--
Edward L. Haletky
vExpert XIII: 2009-2021,
VMTN Community Moderator
vSphere Upgrade Saga: https://www.astroarch.com/blogs
GitHub Repo: https://github.com/Texiwill

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Texiwill
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Hello,

Consider iSCSI to be more point-to-point. You will give the iSCSI VMKernel device an IP that does not overlap vMotion but in the same IP range as the iSCSI Server. When you specify the iSCSI server specify it by IP. SO for example if the vMotion Ip is 172.16.3.4 and your gateway is 172.16.3.1 but your iSCSI IP is 192.168.132.4 and your iSCSI server is 192.168.132.1. The iSCSI will go out the appropriate interface. If however there is overlap it will try to go out the vMotion network.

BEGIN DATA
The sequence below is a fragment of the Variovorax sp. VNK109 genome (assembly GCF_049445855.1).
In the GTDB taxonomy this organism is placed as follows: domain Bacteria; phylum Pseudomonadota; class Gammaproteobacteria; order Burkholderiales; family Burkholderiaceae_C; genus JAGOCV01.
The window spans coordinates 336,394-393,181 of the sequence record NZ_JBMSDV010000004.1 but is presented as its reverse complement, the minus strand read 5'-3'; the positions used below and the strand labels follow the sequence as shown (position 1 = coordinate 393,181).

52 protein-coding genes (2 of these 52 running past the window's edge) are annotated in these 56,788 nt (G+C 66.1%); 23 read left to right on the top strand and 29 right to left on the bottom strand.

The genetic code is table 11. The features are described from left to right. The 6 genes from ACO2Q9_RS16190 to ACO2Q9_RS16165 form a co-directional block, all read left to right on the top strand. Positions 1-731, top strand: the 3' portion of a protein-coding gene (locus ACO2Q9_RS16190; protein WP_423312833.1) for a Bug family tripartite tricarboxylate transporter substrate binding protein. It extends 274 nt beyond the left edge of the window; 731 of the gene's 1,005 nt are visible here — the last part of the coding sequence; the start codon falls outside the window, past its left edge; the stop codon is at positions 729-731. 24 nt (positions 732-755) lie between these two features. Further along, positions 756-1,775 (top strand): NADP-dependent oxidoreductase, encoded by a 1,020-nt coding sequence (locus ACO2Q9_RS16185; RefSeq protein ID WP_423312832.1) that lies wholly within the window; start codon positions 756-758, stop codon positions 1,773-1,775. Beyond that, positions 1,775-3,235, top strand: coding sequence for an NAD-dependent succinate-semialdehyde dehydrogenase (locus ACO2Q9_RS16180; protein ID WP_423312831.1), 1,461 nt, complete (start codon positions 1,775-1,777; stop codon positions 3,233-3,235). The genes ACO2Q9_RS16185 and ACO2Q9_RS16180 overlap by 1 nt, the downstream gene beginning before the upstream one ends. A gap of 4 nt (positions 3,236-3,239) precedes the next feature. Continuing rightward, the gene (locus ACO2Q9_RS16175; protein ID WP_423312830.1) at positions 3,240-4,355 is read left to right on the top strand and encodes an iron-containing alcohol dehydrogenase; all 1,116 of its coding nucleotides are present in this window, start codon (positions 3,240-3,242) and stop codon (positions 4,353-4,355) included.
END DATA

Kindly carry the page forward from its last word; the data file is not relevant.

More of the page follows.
If you have to route iSCSI then there are some other issues. After setting up your iSCSI vmkernel portgroup go to the SC and type in 'esxcfg-route -l' it will list out your routes. You would also use this to add the route to the gateway/router/firewall for the iSCSI portgroup if necessary.


Best regards,

Edward L. Haletky

VMware Communities User Moderator

====

Author of the book 'VMWare ESX Server in the Enterprise: Planning and Securing Virtualization Servers', Copyright 2008 Pearson Education. As well as the Virtualization Wiki at http://www.astroarch.com/wiki/index.php/Virtualization

--
Edward L. Haletky
vExpert XIII: 2009-2021,
VMTN Community Moderator
vSphere Upgrade Saga: https://www.astroarch.com/blogs
GitHub Repo: https://github.com/Texiwill

View solution in original post

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rpmello
Enthusiast
Enthusiast

That makes sense... I am not much of a networking expert so I had not considered that the iSCSI traffic would not need to be routed at all in my environment.

Thanks.

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Erik_Zandboer